Despite a vibrant U.S. economy and an ever-expanding arsenal of technologies to help both salespeople and marketers reach more prospects, many companies continue to struggle to grow sales. Why? And what can you do about it?
Control Over the Sales Process Has Shifted
The sales game has changed, and many companies have failed to adapt. Simply put, salespeople no longer control the sales process from start to finish.
In the pre-Internet universe, salespeople held all the information prospects needed to make purchase decisions, from pricing to detailed product information. This put the salesperson in control. Conventional tactics like phone calls and trade shows were effective because prospects had no other means to engage with salespeople. Prospects had to talk to salespeople, whether they wanted to or not.
But today, prospects are in control. They expect to find what they need to know online, and they usually succeed in finding it—including product and company reviews, comparison tests, competitive pricing, alternative options, and much more. The net result is that your prospects don’t need your salespeople to get the information necessary to make an informed purchase decision. This isn’t meant to imply that salespeople are no longer valuable—quite the opposite is true, in fact—but they are no longer the gatekeepers of information and conductors of the buying process.
In theory, informed buyers could be a good thing for you. When prospects know exactly what they want and have reasonable pricing expectations, sales cycles can go much faster and make the salesperson’s life much easier. But it rarely works that way. The problem is that your competitors are lurking on the Internet trying to find these prospects while they’re researching online to steer them their way using paid search, ad retargeting, SEO and other tactics. And some of the “information” your prospects are discovering online is inaccurate or misleading.
Marketing to the Rescue?
As the Internet exploded with information in the 2000s, marketing organizations attempted to “control the conversations” about their companies that were occurring online. PR firms and branding consultants proliferated, and blogs and social media became all the rage. The broad strategy was to provide air cover to Sales—to sprinkle seeds of awareness and preference for a company’s solutions throughout markets. Presumably, this tactic would cut through the competitive clutter on the Internet and nudge prospects to engage with the company.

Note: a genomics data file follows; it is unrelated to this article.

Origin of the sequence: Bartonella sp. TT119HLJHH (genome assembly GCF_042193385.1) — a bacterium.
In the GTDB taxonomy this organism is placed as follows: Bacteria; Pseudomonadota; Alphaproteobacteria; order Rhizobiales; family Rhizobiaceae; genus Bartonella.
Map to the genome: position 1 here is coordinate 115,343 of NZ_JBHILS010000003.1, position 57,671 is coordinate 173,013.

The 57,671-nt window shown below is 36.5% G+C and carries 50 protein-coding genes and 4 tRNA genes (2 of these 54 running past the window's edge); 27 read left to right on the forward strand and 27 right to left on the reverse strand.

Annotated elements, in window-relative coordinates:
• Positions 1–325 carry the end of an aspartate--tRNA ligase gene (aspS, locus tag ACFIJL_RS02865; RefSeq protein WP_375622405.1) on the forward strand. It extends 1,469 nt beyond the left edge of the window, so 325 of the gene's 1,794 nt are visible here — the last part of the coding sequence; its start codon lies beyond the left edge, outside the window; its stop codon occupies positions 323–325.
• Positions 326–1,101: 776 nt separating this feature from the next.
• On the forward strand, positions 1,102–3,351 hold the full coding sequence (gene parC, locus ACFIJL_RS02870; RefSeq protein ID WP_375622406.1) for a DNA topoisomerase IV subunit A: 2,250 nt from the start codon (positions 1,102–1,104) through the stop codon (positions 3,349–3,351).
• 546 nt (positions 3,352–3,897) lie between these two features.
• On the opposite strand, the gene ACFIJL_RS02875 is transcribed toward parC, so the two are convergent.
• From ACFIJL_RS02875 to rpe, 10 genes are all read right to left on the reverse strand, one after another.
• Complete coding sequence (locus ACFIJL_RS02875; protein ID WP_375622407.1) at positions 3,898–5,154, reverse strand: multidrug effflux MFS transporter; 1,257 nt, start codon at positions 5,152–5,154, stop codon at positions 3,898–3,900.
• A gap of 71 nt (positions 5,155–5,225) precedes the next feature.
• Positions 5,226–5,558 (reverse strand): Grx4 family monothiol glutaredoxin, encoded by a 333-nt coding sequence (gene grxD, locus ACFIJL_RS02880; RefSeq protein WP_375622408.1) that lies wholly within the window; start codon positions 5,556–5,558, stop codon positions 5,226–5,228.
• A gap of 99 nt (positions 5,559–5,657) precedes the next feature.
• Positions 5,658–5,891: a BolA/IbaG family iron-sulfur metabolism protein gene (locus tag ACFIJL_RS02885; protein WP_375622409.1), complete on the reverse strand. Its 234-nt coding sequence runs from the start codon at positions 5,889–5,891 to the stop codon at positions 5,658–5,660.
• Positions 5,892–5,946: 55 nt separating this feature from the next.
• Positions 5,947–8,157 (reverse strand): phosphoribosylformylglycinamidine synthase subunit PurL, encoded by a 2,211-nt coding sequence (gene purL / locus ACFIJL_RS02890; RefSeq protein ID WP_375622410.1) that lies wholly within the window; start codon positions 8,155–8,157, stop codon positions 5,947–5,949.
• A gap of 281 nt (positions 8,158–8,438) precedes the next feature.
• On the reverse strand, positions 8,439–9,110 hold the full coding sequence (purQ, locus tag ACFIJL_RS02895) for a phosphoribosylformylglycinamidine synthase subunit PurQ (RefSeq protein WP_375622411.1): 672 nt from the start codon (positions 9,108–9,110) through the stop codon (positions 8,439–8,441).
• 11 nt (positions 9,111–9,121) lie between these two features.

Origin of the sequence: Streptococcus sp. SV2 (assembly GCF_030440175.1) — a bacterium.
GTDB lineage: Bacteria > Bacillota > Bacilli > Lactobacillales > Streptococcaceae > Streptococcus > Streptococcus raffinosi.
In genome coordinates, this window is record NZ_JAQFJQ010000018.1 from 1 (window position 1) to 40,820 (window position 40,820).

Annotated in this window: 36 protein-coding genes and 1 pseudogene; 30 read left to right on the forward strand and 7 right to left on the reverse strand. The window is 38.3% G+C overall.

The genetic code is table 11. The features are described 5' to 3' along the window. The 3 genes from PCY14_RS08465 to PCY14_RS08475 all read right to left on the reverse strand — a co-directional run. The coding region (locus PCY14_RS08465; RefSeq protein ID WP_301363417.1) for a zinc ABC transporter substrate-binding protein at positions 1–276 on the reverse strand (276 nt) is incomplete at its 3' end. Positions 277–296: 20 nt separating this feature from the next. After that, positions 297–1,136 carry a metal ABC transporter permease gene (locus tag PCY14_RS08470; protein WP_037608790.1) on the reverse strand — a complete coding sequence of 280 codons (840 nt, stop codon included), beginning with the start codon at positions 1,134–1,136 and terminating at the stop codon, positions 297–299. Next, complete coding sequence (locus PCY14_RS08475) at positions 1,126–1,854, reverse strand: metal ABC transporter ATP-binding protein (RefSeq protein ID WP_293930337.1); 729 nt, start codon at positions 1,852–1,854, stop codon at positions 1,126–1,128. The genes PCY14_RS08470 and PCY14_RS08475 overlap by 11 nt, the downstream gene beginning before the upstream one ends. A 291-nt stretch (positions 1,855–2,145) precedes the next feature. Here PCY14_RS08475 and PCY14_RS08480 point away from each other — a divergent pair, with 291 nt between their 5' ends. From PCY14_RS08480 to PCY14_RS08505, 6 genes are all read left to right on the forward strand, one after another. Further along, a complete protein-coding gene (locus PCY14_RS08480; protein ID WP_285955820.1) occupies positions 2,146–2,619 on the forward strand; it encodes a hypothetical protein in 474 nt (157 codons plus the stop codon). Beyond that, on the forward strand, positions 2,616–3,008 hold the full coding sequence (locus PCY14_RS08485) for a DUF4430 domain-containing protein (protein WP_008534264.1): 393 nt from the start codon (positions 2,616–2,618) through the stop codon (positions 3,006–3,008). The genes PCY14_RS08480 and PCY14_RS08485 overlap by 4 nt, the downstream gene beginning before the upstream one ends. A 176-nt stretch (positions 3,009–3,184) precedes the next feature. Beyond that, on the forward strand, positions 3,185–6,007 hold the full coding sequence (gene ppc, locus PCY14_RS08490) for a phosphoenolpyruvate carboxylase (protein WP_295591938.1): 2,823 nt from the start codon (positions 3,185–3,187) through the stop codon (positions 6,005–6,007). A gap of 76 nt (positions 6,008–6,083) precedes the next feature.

The longer-term results of this strategy were mixed, at best. When after a while every company seemed to be issuing the same press release, prospects stopped reading them. It turned out that social media wasn’t the panacea many hoped it would be to drive B2B sales. The B2B media industry collapsed (or evolved, depending on how one looks at it), taking with it as victims many popular industry journals, media-sponsored trade shows, and targeted industry websites. Companies invested heavily in Web marketing, but when every website is just one click away from the next, it’s hard to keep people on one for long.
In the end, while online marketing tactics may have delivered some branding benefits, they rarely catalyzed sales conversations directly, or with any urgency. They rarely sparked conversations with the right people, in the right context.
Content Gets You Invited to the Dance
The old-world tactics of both the sales and marketing realms are no longer effective for most companies. But one thing hasn't changed: salespeople still play a pivotal role in closing business, and their involvement can help deliver higher average selling prices and better-structured deals.
You still want prospects to dance with your salespeople. But it's a dance that your prospects, not you, are leading. You need to be invited.T
That's where compelling content comes in. Your prospects are hungry for content that’s educational, helpful and informative in tone. White papers, articles, infographics, and videos are effective content assets in this regard. Of course, you need to offer content to prospects. And they’ll welcome it, as long as it’s targeted to the right audience, relevant (i.e., speaks to their pains), done well, and isn’t salesy.
To oversimplify it, there are five basic steps to this approach:
- Create a library of high-quality content assets.
- Build a database of appropriate decision-makers.
- Offer new additions to your database a compelling initial content offer via email.
- Continue to nurture that list with more and more content.
- Repeat steps 1-4.
Step 4 is particularly important. The goal is to “touch” suspects not once but repeatedly, over a prolonged period. During that time, you’re keeping your company top of mind for the prospect while priming them to buy from you.
When your prospects are ready, they will engage with your salespeople. But now they’ll have an instilled preference for working with you. They (and your salespeople) will be positioned to have a more fruitful sales conversation, accelerating the sales process and improving the likelihood of a win.
Content is part of the solution, though it is only one part. Remember, “content marketing” isn’t about tangible deliverables, nor is it a one-time event—it’s a process that gets you invited to the dance and can help you build your sales pipeline.